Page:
John Keeley’s Keeley Funds annual shareholder letter for the year ended 2014.
Dear Fellow Shareholders,
An accommodative Ben Bernanke in his last year as Fed Chief and market acceptance of quantitative easing (i.e. tapering) drove the strong market performance in 2013. For 2014, this Fed focus continued to heavily influence the market action; however, tapering concerns were replaced with the possibility of earlier rate hikes. There were glimmers of hope that the market would return its focus to companies’ fundamentals with the strengthening US economy, but macroeconomic forces again took center stage. As Janet Yellen became Fed Chair, perception of a possible change in rate policy plus high valuations, especially in small caps, led to a weak January. Reassurances by Yellen that the Fed would adjust accordingly if the economy slowed led to solid performance in the first and second quarters of 2014. Even the political situation in Ukraine presented itself only as a temporary stumble, with the market marching onward as the US economic data continued to strengthen after the terrible winter weather.
Eventually this growth began to spur speculation about the possibility of an interest rate hike in early 2015, the US dollar continued to strengthen, and the 10 year treasury yield jumped from a yearly low of 2.34 percent to 2.62 percent. Adding to these events were a slowing Europe with Mario Draghi talking of a quantitative easing program, and China struggling to maintain its minimum growth goal (latest report was 7.5% GDP growth). It appeared that the market was beginning to question the sustainability of US growth with slowing world economies, and whether US economic growth had reached escape velocity to withstand the effects a tightening in monetary policy.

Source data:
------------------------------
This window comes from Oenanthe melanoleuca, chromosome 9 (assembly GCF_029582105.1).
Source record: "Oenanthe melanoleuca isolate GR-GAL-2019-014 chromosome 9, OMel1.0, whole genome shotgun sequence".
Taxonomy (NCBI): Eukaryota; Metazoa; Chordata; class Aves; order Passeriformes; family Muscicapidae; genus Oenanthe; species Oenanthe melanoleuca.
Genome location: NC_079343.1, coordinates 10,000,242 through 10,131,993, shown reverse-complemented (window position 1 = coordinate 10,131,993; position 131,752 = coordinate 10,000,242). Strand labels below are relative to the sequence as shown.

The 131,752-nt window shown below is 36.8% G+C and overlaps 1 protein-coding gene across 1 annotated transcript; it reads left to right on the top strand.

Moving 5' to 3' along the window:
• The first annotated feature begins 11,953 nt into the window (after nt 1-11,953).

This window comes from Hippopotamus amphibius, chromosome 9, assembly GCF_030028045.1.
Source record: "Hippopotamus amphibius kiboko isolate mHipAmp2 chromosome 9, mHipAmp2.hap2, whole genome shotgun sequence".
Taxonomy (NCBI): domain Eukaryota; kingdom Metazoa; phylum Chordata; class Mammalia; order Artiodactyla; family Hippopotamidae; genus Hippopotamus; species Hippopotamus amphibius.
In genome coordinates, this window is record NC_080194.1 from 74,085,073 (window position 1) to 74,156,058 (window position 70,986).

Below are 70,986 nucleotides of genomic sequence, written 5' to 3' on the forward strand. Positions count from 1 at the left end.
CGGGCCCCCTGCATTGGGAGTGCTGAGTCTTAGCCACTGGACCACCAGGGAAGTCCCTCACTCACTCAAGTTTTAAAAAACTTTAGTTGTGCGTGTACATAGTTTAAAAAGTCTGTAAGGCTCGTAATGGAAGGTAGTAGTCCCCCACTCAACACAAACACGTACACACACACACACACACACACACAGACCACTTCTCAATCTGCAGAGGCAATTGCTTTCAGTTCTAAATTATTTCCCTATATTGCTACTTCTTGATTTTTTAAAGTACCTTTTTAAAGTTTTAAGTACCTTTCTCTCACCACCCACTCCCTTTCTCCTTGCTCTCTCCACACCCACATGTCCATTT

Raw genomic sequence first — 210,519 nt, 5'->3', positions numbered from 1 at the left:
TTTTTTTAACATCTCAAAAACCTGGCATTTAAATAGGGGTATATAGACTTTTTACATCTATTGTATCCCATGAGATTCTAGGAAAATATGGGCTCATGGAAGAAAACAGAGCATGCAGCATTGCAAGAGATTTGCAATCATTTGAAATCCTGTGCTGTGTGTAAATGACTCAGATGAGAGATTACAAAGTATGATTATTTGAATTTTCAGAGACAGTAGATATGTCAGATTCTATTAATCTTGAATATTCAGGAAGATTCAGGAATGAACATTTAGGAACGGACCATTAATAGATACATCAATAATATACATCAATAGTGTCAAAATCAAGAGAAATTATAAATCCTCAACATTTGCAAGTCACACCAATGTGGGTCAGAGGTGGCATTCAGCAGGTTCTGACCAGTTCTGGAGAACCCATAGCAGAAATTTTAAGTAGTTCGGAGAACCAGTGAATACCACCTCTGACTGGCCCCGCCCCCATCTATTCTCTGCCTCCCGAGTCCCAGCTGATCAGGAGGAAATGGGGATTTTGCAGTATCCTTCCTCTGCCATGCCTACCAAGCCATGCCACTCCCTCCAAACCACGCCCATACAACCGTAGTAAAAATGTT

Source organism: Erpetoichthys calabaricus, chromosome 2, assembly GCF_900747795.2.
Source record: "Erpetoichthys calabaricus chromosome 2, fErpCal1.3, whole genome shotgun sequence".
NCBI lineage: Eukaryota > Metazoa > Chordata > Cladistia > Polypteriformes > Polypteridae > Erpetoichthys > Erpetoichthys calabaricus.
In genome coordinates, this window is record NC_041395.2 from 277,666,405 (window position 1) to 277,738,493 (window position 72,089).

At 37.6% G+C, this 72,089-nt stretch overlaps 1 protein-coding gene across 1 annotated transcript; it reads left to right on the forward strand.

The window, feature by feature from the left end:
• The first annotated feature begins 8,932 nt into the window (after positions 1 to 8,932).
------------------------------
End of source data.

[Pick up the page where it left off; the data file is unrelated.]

How events in the stock markets affected John Keeley’s Keeley Funds?
How have all these events affected the Keeley Funds? As we entered into 2014, small caps were near all-time highs in terms of relative valuation. After two very strong performance years, many market strategists began directing investors to move from small cap to large cap stocks. It should be noted that certain factors that one would expect to advantage larger cap over smaller cap companies such as rising interest rates and a rebound in global markets has not occurred. Yet the Russell 1000 has outperformed the Russell 2000 by almost 1200 basis points through the end of September 2014. As such, it appears that the macro headwinds mentioned earlier may have had an impact in leading investors to less volatile companies, which tend to be larger in market capitalization.
The consideration of macro and geopolitical factors often create uncertainty, which occasionally results in heightened volatility. We have seen such an increase, as the VIX volatility index has spiked from its mid-teens average all year to over 30, further demonstrating the market’s dampening risk appetite. Despite our belief that the Funds’ holdings represent lower risk, since such holdings were purchased below our assessment of fair market value, others view companies undergoing restructuring-driven change as problematic due to heightened execution risk. Thus, in times of increased volatility, restructuring companies occasionally will face increased selling pressure, resulting in periods of underperformance.
John Keeley’s Keeley Funds finding investment opportunities through the theme of event-driven change